“Oohh! Listen to the nice gentlebeast.”
“Don’t he talk so fancy! Hahahahaha!”
The laughter was silenced by a stern gaze from their harsh chief. Now Largut had the floor. “Alright smartbeast. If youse is poor, them ‘owd you get so big? Nobeast gets that way unless they got something o’ value. Pay up!” He polished off his sentence by pointing his spear point towards the young ones. Seeing the vermin eye them with a demented stare, Haeclim stepped a bit closer to negotiate a settlement.
“Well, I guess if ya put it that way, I can give you something.” And with that, he seized the spear and brought the end crashing across his enemy’s chins, knocking the rat unconscious. Swooping down like a great bird of prey, he scooped the little ones in both his arms and dumped them into the stream. The vermin yelled for a charge. Over the din, the burly otter yelled out to the pups, “Get back to the Holt! Get help!” Reluctantly, they obeyed.
Diverting his attention back to the vermin, he saw one of them running at him with a spear pointed towards his midriff. Calmly side-stepping, he tripped the vermin and grabbed him by the tail. Yelping with pain, the hapless pest found his world turned into a whirlwind of noise and dizziness. Then he went limp, for Haeclim had used him to bash aside a stoat who came too close with a club.
Then, once the little ones were safely away, Haeclim took the offensive. Using his enemy as a flail, the otter rushed through the enemy, walloping any of the foes that came within range of his furry weapon. Some went left, some went right, but all of them went down. Within moments, the group was either whining on the ground from discomfort or unconscious. Haeclim released his grip on the unfortunate’s tail, letting the carcass plop to the ground.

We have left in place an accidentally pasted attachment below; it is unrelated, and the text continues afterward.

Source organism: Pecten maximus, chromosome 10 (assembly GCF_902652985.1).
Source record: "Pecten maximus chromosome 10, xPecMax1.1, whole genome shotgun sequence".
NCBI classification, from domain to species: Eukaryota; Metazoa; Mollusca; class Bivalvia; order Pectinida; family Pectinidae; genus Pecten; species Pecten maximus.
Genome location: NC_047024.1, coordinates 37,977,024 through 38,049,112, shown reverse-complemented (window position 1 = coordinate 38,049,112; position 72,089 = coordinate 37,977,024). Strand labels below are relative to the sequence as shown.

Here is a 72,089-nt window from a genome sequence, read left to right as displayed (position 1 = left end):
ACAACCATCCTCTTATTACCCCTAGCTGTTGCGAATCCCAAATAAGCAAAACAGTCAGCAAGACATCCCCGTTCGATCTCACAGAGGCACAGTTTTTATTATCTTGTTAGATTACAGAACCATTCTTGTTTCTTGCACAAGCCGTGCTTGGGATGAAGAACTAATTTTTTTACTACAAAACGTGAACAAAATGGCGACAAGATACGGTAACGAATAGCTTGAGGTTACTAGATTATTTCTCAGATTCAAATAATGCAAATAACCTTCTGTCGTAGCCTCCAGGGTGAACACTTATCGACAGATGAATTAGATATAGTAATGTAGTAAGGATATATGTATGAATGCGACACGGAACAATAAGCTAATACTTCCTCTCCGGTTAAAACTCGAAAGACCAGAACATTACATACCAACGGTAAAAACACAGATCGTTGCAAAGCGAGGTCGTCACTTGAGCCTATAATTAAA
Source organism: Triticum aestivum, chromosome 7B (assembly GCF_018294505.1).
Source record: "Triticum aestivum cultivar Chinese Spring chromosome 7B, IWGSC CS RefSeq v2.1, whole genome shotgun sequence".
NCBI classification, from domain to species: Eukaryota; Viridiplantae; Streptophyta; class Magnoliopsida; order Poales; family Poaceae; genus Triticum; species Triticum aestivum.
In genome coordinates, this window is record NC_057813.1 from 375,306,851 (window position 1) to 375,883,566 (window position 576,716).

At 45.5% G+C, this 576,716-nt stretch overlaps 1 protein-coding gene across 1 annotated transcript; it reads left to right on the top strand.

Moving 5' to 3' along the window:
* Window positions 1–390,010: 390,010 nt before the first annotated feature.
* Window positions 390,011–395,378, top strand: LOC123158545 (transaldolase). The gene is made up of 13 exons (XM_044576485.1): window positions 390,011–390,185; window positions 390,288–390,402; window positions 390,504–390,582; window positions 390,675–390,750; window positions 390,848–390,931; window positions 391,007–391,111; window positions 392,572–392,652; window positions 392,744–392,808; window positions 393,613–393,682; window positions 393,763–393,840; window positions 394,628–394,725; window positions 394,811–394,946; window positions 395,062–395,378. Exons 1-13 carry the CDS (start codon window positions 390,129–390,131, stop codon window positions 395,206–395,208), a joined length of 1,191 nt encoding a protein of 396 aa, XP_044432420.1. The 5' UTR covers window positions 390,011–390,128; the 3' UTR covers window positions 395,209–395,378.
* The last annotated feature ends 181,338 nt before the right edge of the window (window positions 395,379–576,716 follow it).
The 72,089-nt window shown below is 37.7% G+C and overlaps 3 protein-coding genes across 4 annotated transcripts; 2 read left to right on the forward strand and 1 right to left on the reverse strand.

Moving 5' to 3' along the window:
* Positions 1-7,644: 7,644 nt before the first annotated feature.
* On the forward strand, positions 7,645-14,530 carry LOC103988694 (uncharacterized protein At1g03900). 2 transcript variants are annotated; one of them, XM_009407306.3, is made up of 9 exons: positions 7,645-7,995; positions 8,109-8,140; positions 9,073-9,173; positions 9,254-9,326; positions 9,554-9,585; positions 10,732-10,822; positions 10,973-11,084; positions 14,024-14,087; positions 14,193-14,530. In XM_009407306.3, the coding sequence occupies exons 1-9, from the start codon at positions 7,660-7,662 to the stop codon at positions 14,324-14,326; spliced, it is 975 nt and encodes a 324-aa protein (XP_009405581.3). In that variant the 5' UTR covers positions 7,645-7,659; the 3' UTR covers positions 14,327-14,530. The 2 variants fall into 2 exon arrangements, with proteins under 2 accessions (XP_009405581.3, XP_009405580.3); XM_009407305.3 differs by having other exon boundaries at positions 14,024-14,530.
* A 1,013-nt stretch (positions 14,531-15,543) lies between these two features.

A cloud of dust was kicking up down the trail. It was the Holt defenders, marching in two columns, ten deep. Each one was a fine specimen of a river otter, carrying double-tipped javelins and slings. Splitting in two, the columns parted and circled their enemies, who were still massaging their bruises and licking their wounds. Only half of the ambush gang was left. The rest had been put down by Haeclim, who looked as though he had merely run a quarter-mile.
Largut was just coming around, and moaning from the blow to his jaw. Staggering to get up, he found a fire-hardened javelin tip at his bulbous throat, which rose in size as he gulped visibly. Lifting his eyes, he expected to see the big otter. Instead, he saw an older creature with a placid look of contempt.
“Mercy!” was all he was able to mutter for his cracked jawbone.
“Oh I dunno,” he pondered, winking playfully to his friends, “What’d ’ya think, mateys? What should we do with this sorry excuse of flesh ‘n fur?” The responses that followed turned Largut’s legs into jelly and made his spine run for cover.
“Pull out his tail an’ hang ‘im with it!”
“Dangle him over a river full of pikes!”